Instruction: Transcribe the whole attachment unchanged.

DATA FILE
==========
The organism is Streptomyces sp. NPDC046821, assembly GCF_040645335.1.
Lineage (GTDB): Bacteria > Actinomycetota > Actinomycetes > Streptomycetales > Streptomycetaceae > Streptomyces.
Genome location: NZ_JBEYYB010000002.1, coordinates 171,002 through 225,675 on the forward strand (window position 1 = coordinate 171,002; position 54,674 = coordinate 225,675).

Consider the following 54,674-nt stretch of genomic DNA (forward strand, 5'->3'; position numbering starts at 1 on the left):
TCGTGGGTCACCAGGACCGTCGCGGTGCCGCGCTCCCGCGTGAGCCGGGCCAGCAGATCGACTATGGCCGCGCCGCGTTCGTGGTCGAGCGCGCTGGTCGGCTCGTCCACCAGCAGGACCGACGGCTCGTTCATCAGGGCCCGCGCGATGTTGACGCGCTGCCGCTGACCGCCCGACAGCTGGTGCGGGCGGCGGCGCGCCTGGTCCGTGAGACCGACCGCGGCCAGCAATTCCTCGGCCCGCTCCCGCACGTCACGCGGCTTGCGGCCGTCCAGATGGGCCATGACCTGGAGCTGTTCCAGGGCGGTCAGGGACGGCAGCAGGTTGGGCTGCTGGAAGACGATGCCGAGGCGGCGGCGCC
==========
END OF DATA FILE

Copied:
The organism is Streptomyces sp. NPDC046821, assembly GCF_040645335.1.
Lineage (GTDB): Bacteria > Actinomycetota > Actinomycetes > Streptomycetales > Streptomycetaceae > Streptomyces.
Genome location: NZ_JBEYYB010000002.1, coordinates 171,002 through 225,675 on the forward strand (window position 1 = coordinate 171,002; position 54,674 = coordinate 225,675).

Consider the following 54,674-nt stretch of genomic DNA (forward strand, 5'->3'; position numbering starts at 1 on the left):
TCGTGGGTCACCAGGACCGTCGCGGTGCCGCGCTCCCGCGTGAGCCGGGCCAGCAGATCGACTATGGCCGCGCCGCGTTCGTGGTCGAGCGCGCTGGTCGGCTCGTCCACCAGCAGGACCGACGGCTCGTTCATCAGGGCCCGCGCGATGTTGACGCGCTGCCGCTGACCGCCCGACAGCTGGTGCGGGCGGCGGCGCGCCTGGTCCGTGAGACCGACCGCGGCCAGCAATTCCTCGGCCCGCTCCCGCACGTCACGCGGCTTGCGGCCGTCCAGATGGGCCATGACCTGGAGCTGTTCCAGGGCGGTCAGGGACGGCAGCAGGTTGGGCTGCTGGAAGACGATGCCGAGGCGGCGGCGCC